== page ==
I had known Rodrigo [Gudiño] for a long time and would travel to conventions with the Rue Crew, working the booth. I was working as a digital effects artist at the time but was a lifelong horror fan. One day it occurred to me there weren’t enough women writing for Rue Morgue so I approached him about writing. I figured it was something I could do while my machine rendered FX shots. I wrote a review, which he nearly published verbatim, then he assigned me a secondary cover story, then, shortly thereafter, he sat me down and said “What would you think about taking over Rue Morgue?” After I picked myself up off the floor, I told him I had no experience in journalism whatsoever and knew nothing about running a magazine. To which he responded, “That’s okay, I can teach you all that, you’ve already got what it takes.” Evidently I was a natural at writing; he had been testing me all along to see if I had the chops. The core knowledge and passion for the genre was already there, a stable backbone upon which he and I could build on. Of chief importance to Rodrigo was the awareness that I would continue on in the good tradition of Rue Morgue, that I’d never sell out, that I shared the same vision as he. So I gave up a huge job opportunity in LA in Visual Effects to stay here and run Rue Morgue. I was hired on as Managing Editor and Rodrigo trained me over two years. I learned the way things are done here at Rue Morgue, as very unorthodox and special magazine. So it was a lot of hard work but my staff – as well as the horror community – made it pretty easy. I rarely come up against too much sexism. I may be a woman in the middle of a male dominated landscape, but it hasn’t really been much of an issue. Everyone for the most part treats you with respect if you know your stuff. And I think after seven years at Rue Morgue, it’s pretty clear I love horror as much as any of the boys do, if not more.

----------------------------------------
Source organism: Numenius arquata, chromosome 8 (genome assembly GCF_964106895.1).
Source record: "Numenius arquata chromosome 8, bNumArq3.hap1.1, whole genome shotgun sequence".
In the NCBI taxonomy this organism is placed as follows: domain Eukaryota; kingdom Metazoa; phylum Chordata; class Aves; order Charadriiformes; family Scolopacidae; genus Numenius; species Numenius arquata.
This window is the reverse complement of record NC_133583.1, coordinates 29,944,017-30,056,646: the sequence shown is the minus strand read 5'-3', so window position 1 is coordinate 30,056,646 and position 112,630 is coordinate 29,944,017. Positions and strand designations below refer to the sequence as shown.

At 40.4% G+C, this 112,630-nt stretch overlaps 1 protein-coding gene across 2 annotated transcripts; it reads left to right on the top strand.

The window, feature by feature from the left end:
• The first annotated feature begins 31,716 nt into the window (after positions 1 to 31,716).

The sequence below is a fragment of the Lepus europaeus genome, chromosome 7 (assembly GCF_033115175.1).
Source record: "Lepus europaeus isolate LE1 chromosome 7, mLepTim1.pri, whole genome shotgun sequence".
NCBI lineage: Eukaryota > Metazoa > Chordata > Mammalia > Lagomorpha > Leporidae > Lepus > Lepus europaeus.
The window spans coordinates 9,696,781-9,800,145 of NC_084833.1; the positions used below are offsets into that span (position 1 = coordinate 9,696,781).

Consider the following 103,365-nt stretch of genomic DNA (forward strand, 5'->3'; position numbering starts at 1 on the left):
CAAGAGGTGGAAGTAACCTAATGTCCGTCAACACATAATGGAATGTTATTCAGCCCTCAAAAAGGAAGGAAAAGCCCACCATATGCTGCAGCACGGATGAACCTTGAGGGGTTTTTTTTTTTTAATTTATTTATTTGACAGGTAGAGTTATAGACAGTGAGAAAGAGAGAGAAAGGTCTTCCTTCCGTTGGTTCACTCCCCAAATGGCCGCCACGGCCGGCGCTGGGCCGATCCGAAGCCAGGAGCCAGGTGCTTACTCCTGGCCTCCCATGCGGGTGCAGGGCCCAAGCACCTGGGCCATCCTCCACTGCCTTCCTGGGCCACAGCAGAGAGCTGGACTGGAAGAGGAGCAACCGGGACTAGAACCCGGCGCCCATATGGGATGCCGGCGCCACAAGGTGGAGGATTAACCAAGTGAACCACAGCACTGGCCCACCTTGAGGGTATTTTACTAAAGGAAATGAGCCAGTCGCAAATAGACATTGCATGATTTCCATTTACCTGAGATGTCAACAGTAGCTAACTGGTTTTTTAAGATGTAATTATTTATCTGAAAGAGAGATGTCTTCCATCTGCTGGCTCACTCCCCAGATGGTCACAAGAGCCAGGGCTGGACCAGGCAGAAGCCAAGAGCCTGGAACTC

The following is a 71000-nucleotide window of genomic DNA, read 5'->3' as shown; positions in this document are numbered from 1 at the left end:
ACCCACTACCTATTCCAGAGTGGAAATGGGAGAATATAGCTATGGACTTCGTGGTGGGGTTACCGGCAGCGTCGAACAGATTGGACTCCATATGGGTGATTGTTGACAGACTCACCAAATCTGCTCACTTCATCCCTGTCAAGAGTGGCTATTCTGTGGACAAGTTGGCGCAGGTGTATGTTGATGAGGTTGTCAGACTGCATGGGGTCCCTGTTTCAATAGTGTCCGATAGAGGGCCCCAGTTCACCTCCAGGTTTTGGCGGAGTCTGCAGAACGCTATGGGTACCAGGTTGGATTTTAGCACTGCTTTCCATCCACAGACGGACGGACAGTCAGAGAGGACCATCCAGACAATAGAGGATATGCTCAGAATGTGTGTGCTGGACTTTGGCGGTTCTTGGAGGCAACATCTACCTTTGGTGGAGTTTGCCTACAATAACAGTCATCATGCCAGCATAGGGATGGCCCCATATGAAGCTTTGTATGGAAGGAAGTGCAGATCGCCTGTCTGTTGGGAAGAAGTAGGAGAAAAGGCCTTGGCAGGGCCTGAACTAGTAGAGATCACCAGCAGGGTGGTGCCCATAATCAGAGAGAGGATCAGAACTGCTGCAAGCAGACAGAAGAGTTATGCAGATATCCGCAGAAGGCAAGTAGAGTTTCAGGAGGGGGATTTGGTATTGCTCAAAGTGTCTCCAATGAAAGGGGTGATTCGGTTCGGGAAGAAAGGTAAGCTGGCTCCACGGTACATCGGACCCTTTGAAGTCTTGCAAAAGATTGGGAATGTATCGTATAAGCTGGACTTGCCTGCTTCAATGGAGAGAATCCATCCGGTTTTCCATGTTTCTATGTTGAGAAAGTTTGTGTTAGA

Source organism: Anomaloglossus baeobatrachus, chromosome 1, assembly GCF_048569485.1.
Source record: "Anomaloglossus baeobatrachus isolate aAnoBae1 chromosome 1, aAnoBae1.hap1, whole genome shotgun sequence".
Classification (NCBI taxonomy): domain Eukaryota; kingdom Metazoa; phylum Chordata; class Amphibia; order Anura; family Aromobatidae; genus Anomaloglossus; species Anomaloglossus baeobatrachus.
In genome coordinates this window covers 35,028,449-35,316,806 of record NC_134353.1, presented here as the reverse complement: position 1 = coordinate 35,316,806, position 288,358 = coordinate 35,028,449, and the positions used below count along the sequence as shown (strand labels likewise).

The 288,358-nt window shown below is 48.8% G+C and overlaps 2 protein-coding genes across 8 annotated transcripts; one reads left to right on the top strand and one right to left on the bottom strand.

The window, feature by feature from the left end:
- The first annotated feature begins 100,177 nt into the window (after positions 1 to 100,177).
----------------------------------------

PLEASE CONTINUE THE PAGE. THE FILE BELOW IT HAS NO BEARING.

2) How many copies of Rue Morgue are sold annually?
60,000 units per issue, monthly – worldwide.

3) What are your problems with women in horror today? Where would you want to see it go?